"There weren't any tight ends breaking 4.5," said Tamme, who is now back in Lexington finishing his master's degree. "This just solidifies that I can run well."
Tamme was able to bench press 225 pounds 18 times. "Some tight ends did more, some less. For weighing in at the least weight (of any tight end), I did pretty well," Tamme said.
He had the second best-time in the 60-yard shuttle and was also satisfied with his effort in the 20-yard shuttle and three-cone drills.
His vertical jump of 30 inches was "middle of the pack" among the tight ends and was less than Tamme did in training sessions. He did, however, do the best he has in the broad jump.
"But I am still not much of a broad jumper. I don't know if it is my technique or what," Tamme said.
Testing and screaming
He had an interesting time on his 60-question, 12-minute Wonderlic Test that helps teams measure a player's mental, emotional and pyschological traits.
"You take the test before you do the bench press, which is in the room right beside where you take the test," Tamme said. "You are sitting there waiting to take this intense, 12-minute test and it's quiet. Then you hear the screams from the bench press room coming through the wall. It's a pretty neat experience taking the test with players and coaches screaming and going crazy in the next room. But I think I did pretty well and should have a decent score."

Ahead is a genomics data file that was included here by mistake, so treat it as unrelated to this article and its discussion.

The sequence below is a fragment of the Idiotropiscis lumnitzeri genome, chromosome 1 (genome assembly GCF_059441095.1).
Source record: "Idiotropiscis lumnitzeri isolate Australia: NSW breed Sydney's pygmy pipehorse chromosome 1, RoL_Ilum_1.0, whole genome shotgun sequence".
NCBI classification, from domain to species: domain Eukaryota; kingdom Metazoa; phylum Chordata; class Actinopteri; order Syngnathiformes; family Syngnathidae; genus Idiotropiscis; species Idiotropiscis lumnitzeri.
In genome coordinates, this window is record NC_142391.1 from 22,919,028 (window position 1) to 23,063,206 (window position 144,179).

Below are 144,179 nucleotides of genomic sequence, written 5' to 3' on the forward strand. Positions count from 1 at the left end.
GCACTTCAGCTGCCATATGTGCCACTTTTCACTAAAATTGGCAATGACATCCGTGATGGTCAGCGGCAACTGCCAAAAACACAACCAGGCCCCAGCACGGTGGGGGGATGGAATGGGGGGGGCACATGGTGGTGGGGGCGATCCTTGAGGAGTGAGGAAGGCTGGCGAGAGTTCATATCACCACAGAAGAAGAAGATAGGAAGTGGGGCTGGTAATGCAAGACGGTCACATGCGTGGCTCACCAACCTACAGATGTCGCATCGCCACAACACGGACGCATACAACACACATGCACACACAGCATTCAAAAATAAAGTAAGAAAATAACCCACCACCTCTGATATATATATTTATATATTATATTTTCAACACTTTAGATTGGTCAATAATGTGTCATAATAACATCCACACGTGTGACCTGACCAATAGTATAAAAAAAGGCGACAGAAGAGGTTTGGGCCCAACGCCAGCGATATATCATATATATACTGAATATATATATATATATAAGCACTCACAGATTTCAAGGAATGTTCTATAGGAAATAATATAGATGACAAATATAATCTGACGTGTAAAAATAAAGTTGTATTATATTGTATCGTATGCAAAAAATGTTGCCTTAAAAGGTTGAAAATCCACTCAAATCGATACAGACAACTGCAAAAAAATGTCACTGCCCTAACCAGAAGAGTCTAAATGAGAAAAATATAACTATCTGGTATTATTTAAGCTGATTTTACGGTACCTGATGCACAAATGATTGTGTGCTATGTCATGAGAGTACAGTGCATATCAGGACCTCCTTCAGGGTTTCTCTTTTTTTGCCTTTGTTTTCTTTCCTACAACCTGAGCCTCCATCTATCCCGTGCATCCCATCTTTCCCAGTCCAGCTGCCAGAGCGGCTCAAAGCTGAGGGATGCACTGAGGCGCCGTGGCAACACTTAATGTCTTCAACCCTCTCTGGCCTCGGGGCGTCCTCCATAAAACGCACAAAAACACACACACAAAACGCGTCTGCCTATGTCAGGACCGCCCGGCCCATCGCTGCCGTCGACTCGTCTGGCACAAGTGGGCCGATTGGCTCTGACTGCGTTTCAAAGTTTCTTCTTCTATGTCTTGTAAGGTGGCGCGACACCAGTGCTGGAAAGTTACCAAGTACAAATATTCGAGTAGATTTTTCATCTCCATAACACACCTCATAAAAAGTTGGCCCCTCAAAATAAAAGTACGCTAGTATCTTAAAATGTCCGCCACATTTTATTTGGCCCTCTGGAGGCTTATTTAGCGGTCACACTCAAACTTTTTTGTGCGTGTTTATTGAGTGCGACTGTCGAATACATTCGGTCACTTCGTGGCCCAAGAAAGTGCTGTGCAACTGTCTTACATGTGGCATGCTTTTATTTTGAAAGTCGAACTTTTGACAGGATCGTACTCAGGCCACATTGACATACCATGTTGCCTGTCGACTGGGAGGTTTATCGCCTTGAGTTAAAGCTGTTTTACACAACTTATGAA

Tamme says the interviews with coaches and scouts were similar to what he experienced in January at the Senior Bowl, except the formal interviews were more structured. Each NFL team had a set number of players it was allowed to interview each night.
Tamme felt his interviews "went well." He talked to some tight end coaches, a few offensive coordinators and some special teams coaches.
Tamme says it is an adjustment to hearing draft analysts, and coaches, pick apart each weakness as they evaluate his draft potential. He says it's far different from being recruited to college when coaches talk about a player's strengths.
"If you are outside of the top five players in the draft, all you hear is the negative part," Tamme said. "But I feel like if I had a good enough career to get invited to the combine, I have to be a pretty good player. It's just that the NFL is a different level and you've got to be better than you have ever been to make it."
Kentucky's pro day will be March 5 when Tamme will have another chance to impress pro scouts if he decides to work out again.
"As of right now, I am not planning on doing everything again," Tamme said. "I might focus more on just running routes and catching balls because overall I was pretty pleased with all I did at the combine."
"Then it will just be time to wait and see what happens. Teams can come in and work out or fly you out to work out for them. But my plan is just to keep working and see what happens."